1. It is true that I long for a (for lack of a better term, perhaps) progressive or innovative spirit to return to the NYC/east coast rap scene. I would like to hear more emcees either pick up on innovations that were dead-ends and take them logically forward or just dare to create a new style altogether (the extent to which this is truly possible in 2012 is sure to be a contentious issue among some).

    2. That being said, I do not think that all rap music should attempt to be progressive or that a progressive approach is inherently good. Some experiments are just wack. Some are ephemeral. Some will be exposed as elaborate hackery, not even worthy of being praised in the future. Sometimes all I want out of music is it to sound good, and if that sometimes involves the revisitation of a certain sound, I don’t consider that to be some kind of sin that needs to be punished by the denunciation of an entire region or sound.

    3. Maybe I’m misreading you, but you seem to think that because it can be validly claimed that their is a certain level of artistic stagnation among East Coast rappers, that there must logically be other vibrant scenes out there that are characterized by constant innovation. It’s a popular concept, but not one that I subscribe to. I think there’s a whole lot of shit out there, weighing down and ruining most of those other scenes as well, including an abundance of artists that are ass ignorant and derivative, to say nothing of being wack. I’m just not as concerned about them, or rather I do not feel the need to express urgent concern because I’d be doing so as an outsider. My most fervent critique will be doled out in the scene I consider home.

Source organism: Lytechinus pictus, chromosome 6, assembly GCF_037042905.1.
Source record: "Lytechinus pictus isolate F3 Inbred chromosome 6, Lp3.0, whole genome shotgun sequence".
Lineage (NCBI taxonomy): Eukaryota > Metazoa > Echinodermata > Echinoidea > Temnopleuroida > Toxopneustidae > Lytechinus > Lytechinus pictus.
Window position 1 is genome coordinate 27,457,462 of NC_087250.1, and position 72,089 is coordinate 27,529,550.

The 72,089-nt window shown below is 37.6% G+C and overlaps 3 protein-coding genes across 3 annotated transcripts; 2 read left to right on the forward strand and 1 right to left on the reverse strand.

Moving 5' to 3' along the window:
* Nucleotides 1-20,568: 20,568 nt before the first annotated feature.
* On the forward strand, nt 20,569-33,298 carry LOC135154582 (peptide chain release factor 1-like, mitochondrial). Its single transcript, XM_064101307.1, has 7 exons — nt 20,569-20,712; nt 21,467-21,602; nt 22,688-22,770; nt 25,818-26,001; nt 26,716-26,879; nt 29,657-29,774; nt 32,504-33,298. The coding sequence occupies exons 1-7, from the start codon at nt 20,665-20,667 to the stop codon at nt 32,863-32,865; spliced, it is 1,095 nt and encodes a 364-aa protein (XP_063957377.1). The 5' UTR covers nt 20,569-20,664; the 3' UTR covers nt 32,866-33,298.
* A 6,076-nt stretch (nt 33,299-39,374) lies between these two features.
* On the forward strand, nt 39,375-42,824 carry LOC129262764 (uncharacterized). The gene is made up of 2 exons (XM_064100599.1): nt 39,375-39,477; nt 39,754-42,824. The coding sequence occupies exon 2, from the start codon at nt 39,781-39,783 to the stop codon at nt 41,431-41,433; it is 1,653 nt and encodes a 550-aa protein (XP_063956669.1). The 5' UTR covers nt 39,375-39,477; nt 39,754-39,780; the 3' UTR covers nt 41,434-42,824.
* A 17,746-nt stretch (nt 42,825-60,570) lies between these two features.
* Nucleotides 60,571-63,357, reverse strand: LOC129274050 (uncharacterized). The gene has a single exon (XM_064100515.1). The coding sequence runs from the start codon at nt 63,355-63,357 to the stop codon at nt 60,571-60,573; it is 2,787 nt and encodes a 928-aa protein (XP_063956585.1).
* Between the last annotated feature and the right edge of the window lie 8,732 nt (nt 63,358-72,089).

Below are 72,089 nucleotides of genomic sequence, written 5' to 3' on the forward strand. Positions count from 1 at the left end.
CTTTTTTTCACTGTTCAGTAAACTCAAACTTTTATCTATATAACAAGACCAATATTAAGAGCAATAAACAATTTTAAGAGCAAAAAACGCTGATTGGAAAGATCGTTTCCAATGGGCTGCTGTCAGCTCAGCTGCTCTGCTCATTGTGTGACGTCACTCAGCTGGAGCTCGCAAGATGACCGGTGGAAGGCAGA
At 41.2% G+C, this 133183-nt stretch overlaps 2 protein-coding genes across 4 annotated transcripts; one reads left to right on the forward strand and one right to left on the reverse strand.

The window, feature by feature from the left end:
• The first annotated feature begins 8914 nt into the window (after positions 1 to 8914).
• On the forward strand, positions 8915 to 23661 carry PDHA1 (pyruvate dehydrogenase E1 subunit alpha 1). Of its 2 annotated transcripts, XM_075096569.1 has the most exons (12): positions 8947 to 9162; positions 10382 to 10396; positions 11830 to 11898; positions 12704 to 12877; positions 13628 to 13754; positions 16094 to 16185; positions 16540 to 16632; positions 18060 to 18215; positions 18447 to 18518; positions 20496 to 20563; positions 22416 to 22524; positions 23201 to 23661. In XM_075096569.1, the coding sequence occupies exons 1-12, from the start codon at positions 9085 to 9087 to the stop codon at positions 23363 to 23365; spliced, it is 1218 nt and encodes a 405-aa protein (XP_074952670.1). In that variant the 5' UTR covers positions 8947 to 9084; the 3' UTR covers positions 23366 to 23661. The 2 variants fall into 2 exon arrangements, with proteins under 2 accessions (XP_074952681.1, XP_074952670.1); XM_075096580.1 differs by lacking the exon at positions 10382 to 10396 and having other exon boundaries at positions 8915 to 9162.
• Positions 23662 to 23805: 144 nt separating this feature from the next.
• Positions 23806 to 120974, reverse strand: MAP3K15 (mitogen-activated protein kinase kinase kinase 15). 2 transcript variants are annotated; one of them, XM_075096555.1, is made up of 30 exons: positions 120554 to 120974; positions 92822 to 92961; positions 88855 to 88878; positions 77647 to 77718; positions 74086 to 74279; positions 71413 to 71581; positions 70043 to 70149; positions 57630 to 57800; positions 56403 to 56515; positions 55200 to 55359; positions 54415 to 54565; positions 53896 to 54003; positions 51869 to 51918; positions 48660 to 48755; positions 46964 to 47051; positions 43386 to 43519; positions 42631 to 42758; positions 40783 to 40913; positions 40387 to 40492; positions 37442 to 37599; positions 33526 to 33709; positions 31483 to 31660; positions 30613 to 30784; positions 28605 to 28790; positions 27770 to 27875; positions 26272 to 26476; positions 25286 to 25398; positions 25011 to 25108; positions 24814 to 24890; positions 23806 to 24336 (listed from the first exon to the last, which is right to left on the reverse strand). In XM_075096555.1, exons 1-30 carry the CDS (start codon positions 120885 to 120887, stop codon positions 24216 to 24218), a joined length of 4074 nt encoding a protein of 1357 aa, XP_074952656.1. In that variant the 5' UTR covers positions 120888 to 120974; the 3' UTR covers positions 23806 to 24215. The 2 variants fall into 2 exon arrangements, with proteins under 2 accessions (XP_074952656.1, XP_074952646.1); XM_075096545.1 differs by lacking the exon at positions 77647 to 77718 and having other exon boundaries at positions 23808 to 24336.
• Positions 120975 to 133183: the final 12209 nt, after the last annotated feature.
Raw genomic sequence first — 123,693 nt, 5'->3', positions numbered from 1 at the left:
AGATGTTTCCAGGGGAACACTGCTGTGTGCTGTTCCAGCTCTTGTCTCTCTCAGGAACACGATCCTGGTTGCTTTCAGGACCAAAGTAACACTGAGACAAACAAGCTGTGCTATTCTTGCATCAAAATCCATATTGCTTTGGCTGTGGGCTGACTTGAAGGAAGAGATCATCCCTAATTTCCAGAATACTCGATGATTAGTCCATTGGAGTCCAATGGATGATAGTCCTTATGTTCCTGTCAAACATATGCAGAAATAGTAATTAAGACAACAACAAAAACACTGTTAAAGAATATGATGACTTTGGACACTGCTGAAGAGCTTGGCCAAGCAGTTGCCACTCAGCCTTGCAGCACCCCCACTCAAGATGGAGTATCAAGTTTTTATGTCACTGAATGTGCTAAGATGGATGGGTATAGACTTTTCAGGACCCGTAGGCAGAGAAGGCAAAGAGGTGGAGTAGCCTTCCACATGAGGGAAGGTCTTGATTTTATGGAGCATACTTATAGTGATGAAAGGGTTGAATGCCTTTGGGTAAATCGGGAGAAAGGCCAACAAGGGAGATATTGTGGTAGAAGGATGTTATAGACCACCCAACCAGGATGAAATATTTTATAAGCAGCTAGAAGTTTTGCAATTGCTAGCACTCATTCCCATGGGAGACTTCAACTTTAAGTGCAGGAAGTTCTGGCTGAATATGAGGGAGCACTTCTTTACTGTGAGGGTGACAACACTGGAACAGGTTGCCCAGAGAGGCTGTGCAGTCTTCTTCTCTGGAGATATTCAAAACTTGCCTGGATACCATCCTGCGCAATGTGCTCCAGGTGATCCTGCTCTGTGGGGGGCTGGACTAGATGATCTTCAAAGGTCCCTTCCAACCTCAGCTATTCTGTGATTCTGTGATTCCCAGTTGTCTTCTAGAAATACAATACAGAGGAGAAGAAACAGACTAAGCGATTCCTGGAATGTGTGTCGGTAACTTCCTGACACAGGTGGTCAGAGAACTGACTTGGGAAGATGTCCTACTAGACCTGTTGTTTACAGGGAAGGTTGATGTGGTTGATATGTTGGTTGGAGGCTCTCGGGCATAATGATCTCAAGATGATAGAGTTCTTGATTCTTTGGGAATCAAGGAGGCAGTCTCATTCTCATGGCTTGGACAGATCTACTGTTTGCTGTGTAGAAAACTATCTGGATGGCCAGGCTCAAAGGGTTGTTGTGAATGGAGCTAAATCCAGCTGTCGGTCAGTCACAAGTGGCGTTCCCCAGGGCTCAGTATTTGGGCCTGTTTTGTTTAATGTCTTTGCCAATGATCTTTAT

4. Even so, it must be stated that pretty much every scene seems to have its obnoxious apologists, fanatics, etc. The non-east coast scenes have defenders who assign arbitrary (and in many cases contradictory) value to youth, novelty, utility, local accent/dialect, criminal posturing, etc. and often invoke some of the most ridiculous po-mo defenses on the behalf of artists that are simply amateurish or just plain wack when it comes to the fundamentals of rapping; “if you don’t like it, you’re an elitist who doesn’t get it and it wasn’t made for you anyway.”

    • done says:

      ha! so much for my promise, you forced my hand

      “I do not think that all rap music should attempt to be progressive or that a progressive approach is inherently good.”

      well neither do i, i really think it should be judged on a rapper by rapper basis and that how much progression or lack of should be seen is a wholly subjective thing based on the rappers own strengths and where they want to take their music. my problems with the really common culture of having these unneccesary pressures (be they from outside or self-imposed) on so many rappers to conform to certain traditional norms/standards instead of doing what feels natural or would be the best use of their potential. (im paraphrasing someone here, feeling it could be you ha!) there used to be different standards that were more widely embraced like being unlike any before and at the same time being better whereas now its seen as good enough to just reach higher your peers but you can only dream of reaching the lofty heights of your predecessors.